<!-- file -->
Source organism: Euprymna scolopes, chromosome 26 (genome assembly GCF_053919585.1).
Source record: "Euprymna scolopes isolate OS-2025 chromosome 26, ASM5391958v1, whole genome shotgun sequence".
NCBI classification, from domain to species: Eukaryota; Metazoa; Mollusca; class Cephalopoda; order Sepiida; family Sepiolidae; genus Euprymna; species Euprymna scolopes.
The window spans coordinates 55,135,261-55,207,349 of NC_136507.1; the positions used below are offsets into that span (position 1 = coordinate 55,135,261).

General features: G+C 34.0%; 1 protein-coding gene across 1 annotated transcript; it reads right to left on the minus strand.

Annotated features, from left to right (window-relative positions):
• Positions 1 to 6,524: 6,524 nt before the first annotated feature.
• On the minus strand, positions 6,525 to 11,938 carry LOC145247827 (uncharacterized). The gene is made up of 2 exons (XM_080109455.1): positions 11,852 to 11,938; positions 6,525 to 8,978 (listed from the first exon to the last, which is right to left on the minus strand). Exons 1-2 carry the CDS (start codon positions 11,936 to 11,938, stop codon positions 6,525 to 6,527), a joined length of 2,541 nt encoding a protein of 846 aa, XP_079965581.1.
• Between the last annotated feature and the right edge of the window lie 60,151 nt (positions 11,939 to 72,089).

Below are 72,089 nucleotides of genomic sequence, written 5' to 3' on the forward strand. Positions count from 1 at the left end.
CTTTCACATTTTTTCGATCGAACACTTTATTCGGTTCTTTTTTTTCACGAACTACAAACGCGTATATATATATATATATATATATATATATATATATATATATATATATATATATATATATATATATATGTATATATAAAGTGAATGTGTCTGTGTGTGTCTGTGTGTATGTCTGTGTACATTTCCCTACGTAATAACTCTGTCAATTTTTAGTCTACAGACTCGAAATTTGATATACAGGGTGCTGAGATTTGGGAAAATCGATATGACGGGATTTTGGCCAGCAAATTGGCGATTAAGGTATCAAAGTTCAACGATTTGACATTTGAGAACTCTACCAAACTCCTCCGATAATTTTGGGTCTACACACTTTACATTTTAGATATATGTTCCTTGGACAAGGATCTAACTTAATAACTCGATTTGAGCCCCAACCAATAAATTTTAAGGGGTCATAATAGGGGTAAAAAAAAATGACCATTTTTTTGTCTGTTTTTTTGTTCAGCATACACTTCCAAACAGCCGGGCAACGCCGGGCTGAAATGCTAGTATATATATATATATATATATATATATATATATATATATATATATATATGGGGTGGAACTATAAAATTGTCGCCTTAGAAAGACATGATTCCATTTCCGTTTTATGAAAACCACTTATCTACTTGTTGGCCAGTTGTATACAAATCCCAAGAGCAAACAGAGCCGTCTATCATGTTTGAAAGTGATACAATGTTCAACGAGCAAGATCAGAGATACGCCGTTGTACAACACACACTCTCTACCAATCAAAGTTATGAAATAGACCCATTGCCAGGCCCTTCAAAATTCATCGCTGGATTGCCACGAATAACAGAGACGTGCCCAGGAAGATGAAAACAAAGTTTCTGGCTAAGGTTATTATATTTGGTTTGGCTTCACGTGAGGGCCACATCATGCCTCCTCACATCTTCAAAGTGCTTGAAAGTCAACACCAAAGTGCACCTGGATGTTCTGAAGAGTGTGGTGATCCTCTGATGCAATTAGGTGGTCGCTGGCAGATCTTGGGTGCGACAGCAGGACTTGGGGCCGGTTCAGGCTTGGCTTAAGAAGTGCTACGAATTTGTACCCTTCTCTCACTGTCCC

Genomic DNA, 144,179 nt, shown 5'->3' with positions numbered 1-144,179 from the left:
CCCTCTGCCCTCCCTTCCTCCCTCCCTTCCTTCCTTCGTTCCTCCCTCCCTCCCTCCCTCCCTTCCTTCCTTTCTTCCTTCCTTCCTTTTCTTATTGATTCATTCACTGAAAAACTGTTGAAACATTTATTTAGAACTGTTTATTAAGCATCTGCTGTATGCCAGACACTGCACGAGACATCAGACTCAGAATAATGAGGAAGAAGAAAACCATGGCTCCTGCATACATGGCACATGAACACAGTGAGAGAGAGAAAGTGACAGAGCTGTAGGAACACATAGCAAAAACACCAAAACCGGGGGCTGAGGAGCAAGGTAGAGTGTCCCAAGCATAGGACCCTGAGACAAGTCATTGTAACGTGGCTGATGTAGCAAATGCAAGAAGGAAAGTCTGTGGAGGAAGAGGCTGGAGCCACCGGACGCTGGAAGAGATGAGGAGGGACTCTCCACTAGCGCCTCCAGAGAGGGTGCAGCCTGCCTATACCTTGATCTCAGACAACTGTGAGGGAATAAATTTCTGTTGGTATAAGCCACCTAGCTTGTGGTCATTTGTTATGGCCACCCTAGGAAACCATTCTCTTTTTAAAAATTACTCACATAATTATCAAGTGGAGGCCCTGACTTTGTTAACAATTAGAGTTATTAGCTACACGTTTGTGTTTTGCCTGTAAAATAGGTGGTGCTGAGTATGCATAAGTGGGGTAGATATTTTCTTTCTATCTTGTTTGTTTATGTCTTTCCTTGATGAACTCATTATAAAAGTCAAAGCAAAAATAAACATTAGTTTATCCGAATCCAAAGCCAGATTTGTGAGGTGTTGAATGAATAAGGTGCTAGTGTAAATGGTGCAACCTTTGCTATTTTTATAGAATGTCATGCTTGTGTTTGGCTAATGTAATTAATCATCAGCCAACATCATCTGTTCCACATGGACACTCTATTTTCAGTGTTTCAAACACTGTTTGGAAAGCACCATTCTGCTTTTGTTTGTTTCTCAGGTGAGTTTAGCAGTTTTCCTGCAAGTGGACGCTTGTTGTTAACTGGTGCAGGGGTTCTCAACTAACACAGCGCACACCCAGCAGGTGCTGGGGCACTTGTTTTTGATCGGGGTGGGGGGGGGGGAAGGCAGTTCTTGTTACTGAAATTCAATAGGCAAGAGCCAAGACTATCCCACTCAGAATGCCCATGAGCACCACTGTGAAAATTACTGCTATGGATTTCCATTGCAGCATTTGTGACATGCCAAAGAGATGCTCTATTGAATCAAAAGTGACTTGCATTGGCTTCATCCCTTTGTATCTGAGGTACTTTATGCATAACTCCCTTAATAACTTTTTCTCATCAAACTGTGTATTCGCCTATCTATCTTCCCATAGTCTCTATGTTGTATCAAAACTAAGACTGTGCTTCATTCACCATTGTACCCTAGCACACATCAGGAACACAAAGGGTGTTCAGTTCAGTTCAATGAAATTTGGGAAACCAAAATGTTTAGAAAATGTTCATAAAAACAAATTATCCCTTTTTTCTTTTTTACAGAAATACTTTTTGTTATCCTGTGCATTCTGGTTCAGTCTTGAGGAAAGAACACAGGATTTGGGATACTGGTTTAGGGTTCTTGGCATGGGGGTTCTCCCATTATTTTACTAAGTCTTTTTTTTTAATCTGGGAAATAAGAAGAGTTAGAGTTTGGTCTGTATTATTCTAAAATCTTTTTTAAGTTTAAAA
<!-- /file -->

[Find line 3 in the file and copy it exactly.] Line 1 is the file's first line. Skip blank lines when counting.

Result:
NCBI classification, from domain to species: Eukaryota; Metazoa; Mollusca; class Cephalopoda; order Sepiida; family Sepiolidae; genus Euprymna; species Euprymna scolopes.